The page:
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Job hunting in IT

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Do not underestimate the skill of being able to use google...

About 10% of my e-mails every day are just answering question which could have been easily googled. And many times, I just google and send what I find

The real skill here is to filter out the noise and decide what the best result is to solve your problem.

So having that skill (even tough you cannot write it in your resume) is actually something I value a lot :-)

--- Quote from: Roll on November 15, 2017, 09:05:13 am ---I don't think resorting to google is a negative either. So many people I've worked with over the past year or so will just bash their heads against the wall, convinced they know how to solve something, then I'll just google it and have it taken care of in minutes. Knowing what you don't know or looking for refreshers is super important to actually getting things done. Why go through endless trial and error when someone else has already done it for you? :D

--- End quote ---

Thank you everyone! Even the head of the regional IT department here said she & her people all resort to google for answers. I just can't imagine NOT reaching out for assistance for something you can't figure out yourself, but I know there are a lot of people who do just that.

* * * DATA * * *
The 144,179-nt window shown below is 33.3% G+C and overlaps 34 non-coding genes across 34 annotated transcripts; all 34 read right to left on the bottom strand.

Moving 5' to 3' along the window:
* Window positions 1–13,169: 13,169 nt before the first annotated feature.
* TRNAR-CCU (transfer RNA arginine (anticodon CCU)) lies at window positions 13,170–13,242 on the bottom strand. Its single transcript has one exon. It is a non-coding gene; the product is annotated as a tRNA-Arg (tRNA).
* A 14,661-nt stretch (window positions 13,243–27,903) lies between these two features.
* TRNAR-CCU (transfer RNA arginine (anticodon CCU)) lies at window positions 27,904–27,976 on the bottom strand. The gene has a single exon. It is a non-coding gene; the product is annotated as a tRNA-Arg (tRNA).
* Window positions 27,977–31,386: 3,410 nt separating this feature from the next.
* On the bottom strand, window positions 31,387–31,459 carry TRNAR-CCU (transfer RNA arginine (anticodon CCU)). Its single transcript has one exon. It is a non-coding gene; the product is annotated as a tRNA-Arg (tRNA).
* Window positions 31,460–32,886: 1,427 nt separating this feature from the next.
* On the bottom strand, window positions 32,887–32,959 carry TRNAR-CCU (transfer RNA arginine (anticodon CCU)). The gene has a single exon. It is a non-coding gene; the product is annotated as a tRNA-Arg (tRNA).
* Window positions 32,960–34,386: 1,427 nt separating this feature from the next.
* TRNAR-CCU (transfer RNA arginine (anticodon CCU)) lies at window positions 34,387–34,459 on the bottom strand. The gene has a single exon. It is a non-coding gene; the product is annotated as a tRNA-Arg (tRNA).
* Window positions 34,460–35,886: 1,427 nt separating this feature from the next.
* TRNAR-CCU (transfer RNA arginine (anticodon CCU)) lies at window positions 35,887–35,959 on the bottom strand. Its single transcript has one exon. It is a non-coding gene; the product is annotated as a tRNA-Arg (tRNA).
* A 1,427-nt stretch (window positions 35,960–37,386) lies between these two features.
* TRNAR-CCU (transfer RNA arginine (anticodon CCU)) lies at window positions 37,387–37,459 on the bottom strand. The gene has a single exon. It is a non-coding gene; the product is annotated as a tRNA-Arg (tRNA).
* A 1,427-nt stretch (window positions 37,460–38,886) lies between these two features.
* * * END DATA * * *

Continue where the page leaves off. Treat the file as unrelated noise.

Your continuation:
What I need to do then, is (hopefully) get whatever entry-level position in IT I can, and continue to work on my coding & web development skills.
So today I finally finished up my resume, got a cover letter written, and applied for a Support Analyst position in Kansas City. All the job duties look like exactly what I've been doing the last 12 years!  I've also got some contact information for some people in the regional library system up that way, and will look into who does IT services for both the Kansas & Missouri sides of KC's libraries.

The main thing is I've got to find something & get moved within the next few months, or my physical changes will be too hard to hide. If you've not read some of my other posts, that could be life-threatening in this little town I live in.

Doing desktop support and coding are two different disciplines in IT. Unless you work for a small organization or are a freelancer, there’s not a lot of call for both. If one of my kids wanted to get into IT, I’d tell them to either become a developer or go into project management getting a PMP and six sigma. There’s better money there. Information security too. Maybe the best bet is to get an entry level IT job at a university where you could further your education for free. It’s more laid back than the private sector and more accepting of lgbt.

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